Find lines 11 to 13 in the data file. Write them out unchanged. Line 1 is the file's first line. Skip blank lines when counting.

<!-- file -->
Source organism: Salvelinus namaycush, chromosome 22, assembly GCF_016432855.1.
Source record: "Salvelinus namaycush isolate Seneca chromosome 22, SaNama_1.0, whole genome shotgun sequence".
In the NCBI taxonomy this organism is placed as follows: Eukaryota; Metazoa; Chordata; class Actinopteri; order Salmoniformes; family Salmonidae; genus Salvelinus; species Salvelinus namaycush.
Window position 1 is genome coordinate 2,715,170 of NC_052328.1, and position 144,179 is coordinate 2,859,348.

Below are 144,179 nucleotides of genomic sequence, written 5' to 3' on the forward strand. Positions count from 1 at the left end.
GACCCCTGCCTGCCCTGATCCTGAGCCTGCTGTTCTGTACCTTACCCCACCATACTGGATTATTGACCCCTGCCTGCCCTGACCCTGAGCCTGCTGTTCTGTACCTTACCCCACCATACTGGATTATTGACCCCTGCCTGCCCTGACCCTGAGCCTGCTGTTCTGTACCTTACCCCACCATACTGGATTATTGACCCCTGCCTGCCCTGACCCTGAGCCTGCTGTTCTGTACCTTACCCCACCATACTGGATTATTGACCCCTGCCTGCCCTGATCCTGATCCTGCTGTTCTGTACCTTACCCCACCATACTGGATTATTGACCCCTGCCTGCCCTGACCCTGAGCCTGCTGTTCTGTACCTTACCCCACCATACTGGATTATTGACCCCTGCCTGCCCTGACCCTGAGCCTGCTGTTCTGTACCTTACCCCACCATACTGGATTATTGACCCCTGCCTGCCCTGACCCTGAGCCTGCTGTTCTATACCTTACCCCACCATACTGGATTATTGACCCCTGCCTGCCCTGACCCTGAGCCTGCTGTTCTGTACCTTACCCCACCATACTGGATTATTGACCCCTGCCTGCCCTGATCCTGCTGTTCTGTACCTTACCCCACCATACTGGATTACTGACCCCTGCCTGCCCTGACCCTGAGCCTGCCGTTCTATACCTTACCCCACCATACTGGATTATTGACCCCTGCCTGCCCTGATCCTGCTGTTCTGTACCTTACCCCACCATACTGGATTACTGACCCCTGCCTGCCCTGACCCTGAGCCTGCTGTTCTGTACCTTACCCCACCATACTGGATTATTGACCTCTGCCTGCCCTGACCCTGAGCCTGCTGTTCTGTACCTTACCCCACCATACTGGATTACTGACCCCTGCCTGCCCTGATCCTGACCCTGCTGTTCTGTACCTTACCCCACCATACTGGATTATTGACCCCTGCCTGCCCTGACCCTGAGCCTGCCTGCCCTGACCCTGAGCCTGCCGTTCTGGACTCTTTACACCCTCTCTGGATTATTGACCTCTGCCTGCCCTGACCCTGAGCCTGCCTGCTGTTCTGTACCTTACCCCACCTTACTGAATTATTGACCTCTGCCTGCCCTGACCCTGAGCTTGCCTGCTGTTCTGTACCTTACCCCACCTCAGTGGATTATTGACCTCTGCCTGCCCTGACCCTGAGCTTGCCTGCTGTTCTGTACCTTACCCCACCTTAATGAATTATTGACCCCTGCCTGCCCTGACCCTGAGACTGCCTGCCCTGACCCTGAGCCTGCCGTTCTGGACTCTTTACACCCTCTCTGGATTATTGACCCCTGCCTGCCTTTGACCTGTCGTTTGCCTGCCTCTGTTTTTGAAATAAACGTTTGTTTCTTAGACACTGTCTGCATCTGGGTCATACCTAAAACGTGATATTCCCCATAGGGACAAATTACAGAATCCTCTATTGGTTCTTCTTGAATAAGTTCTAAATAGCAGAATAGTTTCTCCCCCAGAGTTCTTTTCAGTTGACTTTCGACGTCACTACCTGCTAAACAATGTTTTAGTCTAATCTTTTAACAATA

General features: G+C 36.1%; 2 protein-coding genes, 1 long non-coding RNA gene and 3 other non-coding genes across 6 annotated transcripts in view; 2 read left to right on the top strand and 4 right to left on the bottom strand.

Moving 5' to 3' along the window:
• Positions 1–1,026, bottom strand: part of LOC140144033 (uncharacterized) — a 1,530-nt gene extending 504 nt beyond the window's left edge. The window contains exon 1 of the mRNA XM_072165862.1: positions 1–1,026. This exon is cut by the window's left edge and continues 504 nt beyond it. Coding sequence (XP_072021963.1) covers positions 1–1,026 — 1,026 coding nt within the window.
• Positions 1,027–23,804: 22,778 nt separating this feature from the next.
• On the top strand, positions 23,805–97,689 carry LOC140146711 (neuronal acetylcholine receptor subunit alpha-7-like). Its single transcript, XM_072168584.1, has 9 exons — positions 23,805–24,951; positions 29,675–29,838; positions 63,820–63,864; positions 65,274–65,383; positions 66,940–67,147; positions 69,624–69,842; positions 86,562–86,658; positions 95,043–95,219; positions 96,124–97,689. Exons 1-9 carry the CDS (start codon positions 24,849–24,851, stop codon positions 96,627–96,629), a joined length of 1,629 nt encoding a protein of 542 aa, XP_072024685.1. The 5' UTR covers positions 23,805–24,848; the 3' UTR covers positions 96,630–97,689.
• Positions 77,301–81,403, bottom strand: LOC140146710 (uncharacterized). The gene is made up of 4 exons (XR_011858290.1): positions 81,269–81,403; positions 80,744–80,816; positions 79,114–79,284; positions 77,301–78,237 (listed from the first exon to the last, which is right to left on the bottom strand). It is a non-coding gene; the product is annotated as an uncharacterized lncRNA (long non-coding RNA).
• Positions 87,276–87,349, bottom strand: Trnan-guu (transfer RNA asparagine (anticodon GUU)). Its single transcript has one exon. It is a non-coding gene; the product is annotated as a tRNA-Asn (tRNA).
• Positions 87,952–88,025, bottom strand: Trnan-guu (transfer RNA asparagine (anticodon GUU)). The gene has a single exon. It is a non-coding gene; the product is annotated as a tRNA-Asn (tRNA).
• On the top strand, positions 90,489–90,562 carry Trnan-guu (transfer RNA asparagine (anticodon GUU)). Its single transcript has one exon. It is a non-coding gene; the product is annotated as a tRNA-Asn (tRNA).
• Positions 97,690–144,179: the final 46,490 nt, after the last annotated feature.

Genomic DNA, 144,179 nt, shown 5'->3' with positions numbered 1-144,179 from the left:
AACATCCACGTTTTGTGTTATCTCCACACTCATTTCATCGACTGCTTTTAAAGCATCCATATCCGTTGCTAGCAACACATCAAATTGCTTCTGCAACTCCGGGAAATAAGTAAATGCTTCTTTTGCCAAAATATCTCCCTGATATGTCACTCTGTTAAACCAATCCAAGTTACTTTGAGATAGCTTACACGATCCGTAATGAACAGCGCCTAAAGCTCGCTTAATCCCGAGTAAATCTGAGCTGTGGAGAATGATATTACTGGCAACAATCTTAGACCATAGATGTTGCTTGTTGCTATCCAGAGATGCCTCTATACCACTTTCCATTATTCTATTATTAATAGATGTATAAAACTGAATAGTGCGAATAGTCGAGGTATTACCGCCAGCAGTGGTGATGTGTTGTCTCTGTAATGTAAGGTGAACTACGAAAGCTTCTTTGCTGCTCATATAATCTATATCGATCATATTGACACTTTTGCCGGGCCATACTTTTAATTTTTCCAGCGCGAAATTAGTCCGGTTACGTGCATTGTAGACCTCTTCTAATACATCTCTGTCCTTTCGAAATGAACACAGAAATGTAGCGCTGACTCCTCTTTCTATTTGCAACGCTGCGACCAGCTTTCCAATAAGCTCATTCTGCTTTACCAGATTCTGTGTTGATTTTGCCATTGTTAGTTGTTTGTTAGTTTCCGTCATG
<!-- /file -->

• On the top strand, positions 23,805–97,689 carry LOC140146711 (neuronal acetylcholine receptor subunit alpha-7-like). Its single transcript, XM_072168584.1, has 9 exons — positions 23,805–24,951; positions 29,675–29,838; positions 63,820–63,864; positions 65,274–65,383; positions 66,940–67,147; positions 69,624–69,842; positions 86,562–86,658; positions 95,043–95,219; positions 96,124–97,689. Exons 1-9 carry the CDS (start codon positions 24,849–24,851, stop codon positions 96,627–96,629), a joined length of 1,629 nt encoding a protein of 542 aa, XP_072024685.1. The 5' UTR covers positions 23,805–24,848; the 3' UTR covers positions 96,630–97,689.
• Positions 77,301–81,403, bottom strand: LOC140146710 (uncharacterized). The gene is made up of 4 exons (XR_011858290.1): positions 81,269–81,403; positions 80,744–80,816; positions 79,114–79,284; positions 77,301–78,237 (listed from the first exon to the last, which is right to left on the bottom strand). It is a non-coding gene; the product is annotated as an uncharacterized lncRNA (long non-coding RNA).
• Positions 87,276–87,349, bottom strand: Trnan-guu (transfer RNA asparagine (anticodon GUU)). Its single transcript has one exon. It is a non-coding gene; the product is annotated as a tRNA-Asn (tRNA).